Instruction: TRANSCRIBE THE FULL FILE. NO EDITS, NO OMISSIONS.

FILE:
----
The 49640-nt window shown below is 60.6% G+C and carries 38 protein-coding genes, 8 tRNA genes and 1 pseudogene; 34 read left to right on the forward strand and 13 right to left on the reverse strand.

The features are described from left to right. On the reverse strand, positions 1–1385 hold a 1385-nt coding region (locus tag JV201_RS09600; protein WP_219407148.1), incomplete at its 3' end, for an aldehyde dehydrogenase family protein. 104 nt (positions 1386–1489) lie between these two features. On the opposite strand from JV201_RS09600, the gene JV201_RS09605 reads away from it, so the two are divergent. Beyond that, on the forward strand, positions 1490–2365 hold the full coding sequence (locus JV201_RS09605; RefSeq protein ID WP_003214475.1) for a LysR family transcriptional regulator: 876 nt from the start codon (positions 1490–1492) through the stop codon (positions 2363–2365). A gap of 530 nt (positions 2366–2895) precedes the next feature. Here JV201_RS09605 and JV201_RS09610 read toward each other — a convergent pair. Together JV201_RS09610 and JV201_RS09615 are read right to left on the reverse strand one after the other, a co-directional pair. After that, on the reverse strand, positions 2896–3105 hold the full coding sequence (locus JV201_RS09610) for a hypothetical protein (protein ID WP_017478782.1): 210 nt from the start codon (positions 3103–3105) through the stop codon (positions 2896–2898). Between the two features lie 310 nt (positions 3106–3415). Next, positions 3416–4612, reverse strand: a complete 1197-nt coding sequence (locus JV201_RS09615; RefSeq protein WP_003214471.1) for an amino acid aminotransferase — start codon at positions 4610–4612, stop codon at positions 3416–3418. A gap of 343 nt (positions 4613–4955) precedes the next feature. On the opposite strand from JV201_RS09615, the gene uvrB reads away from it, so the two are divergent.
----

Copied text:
The 49640-nt window shown below is 60.6% G+C and carries 38 protein-coding genes, 8 tRNA genes and 1 pseudogene; 34 read left to right on the forward strand and 13 right to left on the reverse strand.

The features are described from left to right. On the reverse strand, positions 1–1385 hold a 1385-nt coding region (locus tag JV201_RS09600; protein WP_219407148.1), incomplete at its 3' end, for an aldehyde dehydrogenase family protein. 104 nt (positions 1386–1489) lie between these two features. On the opposite strand from JV201_RS09600, the gene JV201_RS09605 reads away from it, so the two are divergent. Beyond that, on the forward strand, positions 1490–2365 hold the full coding sequence (locus JV201_RS09605; RefSeq protein ID WP_003214475.1) for a LysR family transcriptional regulator: 876 nt from the start codon (positions 1490–1492) through the stop codon (positions 2363–2365). A gap of 530 nt (positions 2366–2895) precedes the next feature. Here JV201_RS09605 and JV201_RS09610 read toward each other — a convergent pair. Together JV201_RS09610 and JV201_RS09615 are read right to left on the reverse strand one after the other, a co-directional pair. After that, on the reverse strand, positions 2896–3105 hold the full coding sequence (locus JV201_RS09610) for a hypothetical protein (protein ID WP_017478782.1): 210 nt from the start codon (positions 3103–3105) through the stop codon (positions 2896–2898). Between the two features lie 310 nt (positions 3106–3415). Next, positions 3416–4612, reverse strand: a complete 1197-nt coding sequence (locus JV201_RS09615; RefSeq protein WP_003214471.1) for an amino acid aminotransferase — start codon at positions 4610–4612, stop codon at positions 3416–3418. A gap of 343 nt (positions 4613–4955) precedes the next feature. On the opposite strand from JV201_RS09615, the gene uvrB reads away from it, so the two are divergent.